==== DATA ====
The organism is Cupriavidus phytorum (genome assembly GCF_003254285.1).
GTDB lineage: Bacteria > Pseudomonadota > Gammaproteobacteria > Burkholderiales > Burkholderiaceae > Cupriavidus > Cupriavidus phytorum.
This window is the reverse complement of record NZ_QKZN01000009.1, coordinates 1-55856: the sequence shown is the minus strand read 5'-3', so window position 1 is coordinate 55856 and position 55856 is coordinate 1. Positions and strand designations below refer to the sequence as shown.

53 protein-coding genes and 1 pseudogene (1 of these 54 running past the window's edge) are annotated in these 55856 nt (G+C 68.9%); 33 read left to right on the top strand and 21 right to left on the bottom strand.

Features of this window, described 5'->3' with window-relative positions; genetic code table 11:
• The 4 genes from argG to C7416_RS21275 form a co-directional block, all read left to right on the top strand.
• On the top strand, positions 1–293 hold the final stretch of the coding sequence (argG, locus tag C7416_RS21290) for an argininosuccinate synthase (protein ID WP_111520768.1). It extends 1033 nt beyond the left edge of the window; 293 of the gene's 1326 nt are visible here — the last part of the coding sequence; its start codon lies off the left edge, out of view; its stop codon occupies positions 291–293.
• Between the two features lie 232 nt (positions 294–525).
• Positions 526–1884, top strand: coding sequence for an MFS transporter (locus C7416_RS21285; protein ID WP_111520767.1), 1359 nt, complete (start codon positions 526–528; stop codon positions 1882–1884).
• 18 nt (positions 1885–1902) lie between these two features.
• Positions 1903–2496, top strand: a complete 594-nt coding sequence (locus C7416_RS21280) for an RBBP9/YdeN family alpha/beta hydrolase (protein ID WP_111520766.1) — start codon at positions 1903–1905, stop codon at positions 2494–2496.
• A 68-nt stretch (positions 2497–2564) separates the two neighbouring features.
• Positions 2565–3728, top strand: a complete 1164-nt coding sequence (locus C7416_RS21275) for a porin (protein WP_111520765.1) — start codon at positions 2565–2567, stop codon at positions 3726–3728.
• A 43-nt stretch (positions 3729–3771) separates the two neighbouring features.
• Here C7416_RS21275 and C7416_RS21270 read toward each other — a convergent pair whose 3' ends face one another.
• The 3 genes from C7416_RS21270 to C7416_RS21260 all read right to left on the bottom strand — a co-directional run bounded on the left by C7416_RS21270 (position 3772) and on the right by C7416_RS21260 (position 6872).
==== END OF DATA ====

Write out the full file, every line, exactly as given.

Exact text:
The organism is Cupriavidus phytorum (genome assembly GCF_003254285.1).
GTDB lineage: Bacteria > Pseudomonadota > Gammaproteobacteria > Burkholderiales > Burkholderiaceae > Cupriavidus > Cupriavidus phytorum.
This window is the reverse complement of record NZ_QKZN01000009.1, coordinates 1-55856: the sequence shown is the minus strand read 5'-3', so window position 1 is coordinate 55856 and position 55856 is coordinate 1. Positions and strand designations below refer to the sequence as shown.

53 protein-coding genes and 1 pseudogene (1 of these 54 running past the window's edge) are annotated in these 55856 nt (G+C 68.9%); 33 read left to right on the top strand and 21 right to left on the bottom strand.

Features of this window, described 5'->3' with window-relative positions; genetic code table 11:
• The 4 genes from argG to C7416_RS21275 form a co-directional block, all read left to right on the top strand.
• On the top strand, positions 1–293 hold the final stretch of the coding sequence (argG, locus tag C7416_RS21290) for an argininosuccinate synthase (protein ID WP_111520768.1). It extends 1033 nt beyond the left edge of the window; 293 of the gene's 1326 nt are visible here — the last part of the coding sequence; its start codon lies off the left edge, out of view; its stop codon occupies positions 291–293.
• Between the two features lie 232 nt (positions 294–525).
• Positions 526–1884, top strand: coding sequence for an MFS transporter (locus C7416_RS21285; protein ID WP_111520767.1), 1359 nt, complete (start codon positions 526–528; stop codon positions 1882–1884).
• 18 nt (positions 1885–1902) lie between these two features.
• Positions 1903–2496, top strand: a complete 594-nt coding sequence (locus C7416_RS21280) for an RBBP9/YdeN family alpha/beta hydrolase (protein ID WP_111520766.1) — start codon at positions 1903–1905, stop codon at positions 2494–2496.
• A 68-nt stretch (positions 2497–2564) separates the two neighbouring features.
• Positions 2565–3728, top strand: a complete 1164-nt coding sequence (locus C7416_RS21275) for a porin (protein WP_111520765.1) — start codon at positions 2565–2567, stop codon at positions 3726–3728.
• A 43-nt stretch (positions 3729–3771) separates the two neighbouring features.
• Here C7416_RS21275 and C7416_RS21270 read toward each other — a convergent pair whose 3' ends face one another.
• The 3 genes from C7416_RS21270 to C7416_RS21260 all read right to left on the bottom strand — a co-directional run bounded on the left by C7416_RS21270 (position 3772) and on the right by C7416_RS21260 (position 6872).